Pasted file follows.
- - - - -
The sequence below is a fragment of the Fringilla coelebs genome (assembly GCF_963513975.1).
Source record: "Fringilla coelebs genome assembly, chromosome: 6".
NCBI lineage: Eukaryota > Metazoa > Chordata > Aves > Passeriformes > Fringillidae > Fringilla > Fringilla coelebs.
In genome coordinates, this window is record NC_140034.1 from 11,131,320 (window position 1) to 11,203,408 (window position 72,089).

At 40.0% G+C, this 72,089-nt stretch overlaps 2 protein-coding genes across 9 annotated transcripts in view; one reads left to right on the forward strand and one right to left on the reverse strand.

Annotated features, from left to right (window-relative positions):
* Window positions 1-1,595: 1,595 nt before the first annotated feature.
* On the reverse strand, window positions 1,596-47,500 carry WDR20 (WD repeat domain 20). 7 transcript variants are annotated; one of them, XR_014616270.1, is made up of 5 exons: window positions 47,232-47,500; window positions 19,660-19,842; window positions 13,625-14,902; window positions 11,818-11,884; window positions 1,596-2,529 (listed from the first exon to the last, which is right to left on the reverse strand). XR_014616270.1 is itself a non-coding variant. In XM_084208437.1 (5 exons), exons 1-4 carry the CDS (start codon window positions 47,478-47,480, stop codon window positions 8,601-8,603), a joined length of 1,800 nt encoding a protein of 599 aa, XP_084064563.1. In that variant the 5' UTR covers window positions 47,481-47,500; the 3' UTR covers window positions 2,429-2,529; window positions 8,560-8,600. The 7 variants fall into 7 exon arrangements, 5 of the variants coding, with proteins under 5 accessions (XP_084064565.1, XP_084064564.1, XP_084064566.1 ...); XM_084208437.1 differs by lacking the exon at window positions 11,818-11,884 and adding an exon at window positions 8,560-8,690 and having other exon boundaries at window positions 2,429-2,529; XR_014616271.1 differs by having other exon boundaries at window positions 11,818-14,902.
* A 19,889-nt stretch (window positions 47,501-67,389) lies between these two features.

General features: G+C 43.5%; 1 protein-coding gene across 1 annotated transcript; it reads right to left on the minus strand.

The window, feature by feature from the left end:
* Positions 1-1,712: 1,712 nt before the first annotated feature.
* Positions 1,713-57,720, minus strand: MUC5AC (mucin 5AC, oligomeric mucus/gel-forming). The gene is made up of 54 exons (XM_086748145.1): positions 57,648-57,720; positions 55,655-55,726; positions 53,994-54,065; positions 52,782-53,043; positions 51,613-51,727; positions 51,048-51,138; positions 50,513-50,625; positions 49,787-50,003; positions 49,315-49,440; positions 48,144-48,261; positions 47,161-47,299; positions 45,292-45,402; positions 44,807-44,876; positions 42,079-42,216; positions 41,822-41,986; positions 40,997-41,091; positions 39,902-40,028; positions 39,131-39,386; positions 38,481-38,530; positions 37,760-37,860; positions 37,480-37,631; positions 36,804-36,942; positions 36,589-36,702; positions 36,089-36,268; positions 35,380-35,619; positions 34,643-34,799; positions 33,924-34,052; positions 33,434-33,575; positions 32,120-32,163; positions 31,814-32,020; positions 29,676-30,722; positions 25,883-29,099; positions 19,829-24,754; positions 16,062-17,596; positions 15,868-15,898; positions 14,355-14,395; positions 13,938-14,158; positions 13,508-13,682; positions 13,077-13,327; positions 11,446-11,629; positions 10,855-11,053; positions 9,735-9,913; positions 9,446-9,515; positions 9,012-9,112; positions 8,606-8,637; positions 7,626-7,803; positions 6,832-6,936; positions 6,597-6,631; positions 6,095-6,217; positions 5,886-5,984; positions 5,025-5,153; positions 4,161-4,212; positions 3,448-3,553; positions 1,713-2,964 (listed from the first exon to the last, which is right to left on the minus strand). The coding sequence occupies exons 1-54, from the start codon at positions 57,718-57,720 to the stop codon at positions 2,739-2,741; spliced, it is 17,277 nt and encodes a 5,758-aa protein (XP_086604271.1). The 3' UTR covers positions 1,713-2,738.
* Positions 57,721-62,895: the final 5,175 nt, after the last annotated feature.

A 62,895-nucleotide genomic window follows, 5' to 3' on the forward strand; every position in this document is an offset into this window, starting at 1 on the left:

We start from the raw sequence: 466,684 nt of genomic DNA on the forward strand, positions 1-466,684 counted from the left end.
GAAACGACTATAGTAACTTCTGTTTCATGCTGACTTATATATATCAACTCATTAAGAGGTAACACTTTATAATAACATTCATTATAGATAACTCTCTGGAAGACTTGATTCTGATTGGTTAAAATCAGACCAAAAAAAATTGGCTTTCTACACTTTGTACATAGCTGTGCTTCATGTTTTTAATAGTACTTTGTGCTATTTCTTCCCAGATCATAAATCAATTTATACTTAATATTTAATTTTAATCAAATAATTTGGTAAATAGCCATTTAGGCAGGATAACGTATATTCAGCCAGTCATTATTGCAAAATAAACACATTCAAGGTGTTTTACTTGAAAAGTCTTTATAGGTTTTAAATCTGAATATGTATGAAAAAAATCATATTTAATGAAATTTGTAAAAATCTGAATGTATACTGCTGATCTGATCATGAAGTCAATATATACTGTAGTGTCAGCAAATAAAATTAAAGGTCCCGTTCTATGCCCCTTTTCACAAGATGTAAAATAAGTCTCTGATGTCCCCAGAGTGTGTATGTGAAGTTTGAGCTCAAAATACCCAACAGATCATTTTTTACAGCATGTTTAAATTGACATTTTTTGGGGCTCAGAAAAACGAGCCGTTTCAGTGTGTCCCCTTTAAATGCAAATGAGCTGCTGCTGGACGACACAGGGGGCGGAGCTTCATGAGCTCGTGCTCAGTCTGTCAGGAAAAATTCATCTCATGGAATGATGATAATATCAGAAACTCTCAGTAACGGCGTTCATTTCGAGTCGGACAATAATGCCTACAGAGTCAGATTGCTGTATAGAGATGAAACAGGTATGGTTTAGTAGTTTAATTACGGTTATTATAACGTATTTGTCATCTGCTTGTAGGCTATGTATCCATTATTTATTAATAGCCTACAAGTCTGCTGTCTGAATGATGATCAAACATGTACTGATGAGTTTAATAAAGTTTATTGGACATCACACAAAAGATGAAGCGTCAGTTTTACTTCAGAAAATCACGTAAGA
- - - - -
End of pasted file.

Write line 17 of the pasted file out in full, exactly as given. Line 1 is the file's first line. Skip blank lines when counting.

GAAACGACTATAGTAACTTCTGTTTCATGCTGACTTATATATATCAACTCATTAAGAGGTAACACTTTATAATAACATTCATTATAGATAACTCTCTGGAAGACTTGATTCTGATTGGTTAAAATCAGACCAAAAAAAATTGGCTTTCTACACTTTGTACATAGCTGTGCTTCATGTTTTTAATAGTACTTTGTGCTATTTCTTCCCAGATCATAAATCAATTTATACTTAATATTTAATTTTAATCAAATAATTTGGTAAATAGCCATTTAGGCAGGATAACGTATATTCAGCCAGTCATTATTGCAAAATAAACACATTCAAGGTGTTTTACTTGAAAAGTCTTTATAGGTTTTAAATCTGAATATGTATGAAAAAAATCATATTTAATGAAATTTGTAAAAATCTGAATGTATACTGCTGATCTGATCATGAAGTCAATATATACTGTAGTGTCAGCAAATAAAATTAAAGGTCCCGTTCTATGCCCCTTTTCACAAGATGTAAAATAAGTCTCTGATGTCCCCAGAGTGTGTATGTGAAGTTTGAGCTCAAAATACCCAACAGATCATTTTTTACAGCATGTTTAAATTGACATTTTTTGGGGCTCAGAAAAACGAGCCGTTTCAGTGTGTCCCCTTTAAATGCAAATGAGCTGCTGCTGGACGACACAGGGGGCGGAGCTTCATGAGCTCGTGCTCAGTCTGTCAGGAAAAATTCATCTCATGGAATGATGATAATATCAGAAACTCTCAGTAACGGCGTTCATTTCGAGTCGGACAATAATGCCTACAGAGTCAGATTGCTGTATAGAGATGAAACAGGTATGGTTTAGTAGTTTAATTACGGTTATTATAACGTATTTGTCATCTGCTTGTAGGCTATGTATCCATTATTTATTAATAGCCTACAAGTCTGCTGTCTGAATGATGATCAAACATGTACTGATGAGTTTAATAAAGTTTATTGGACATCACACAAAAGATGAAGCGTCAGTTTTACTTCAGAAAATCACGTAAGA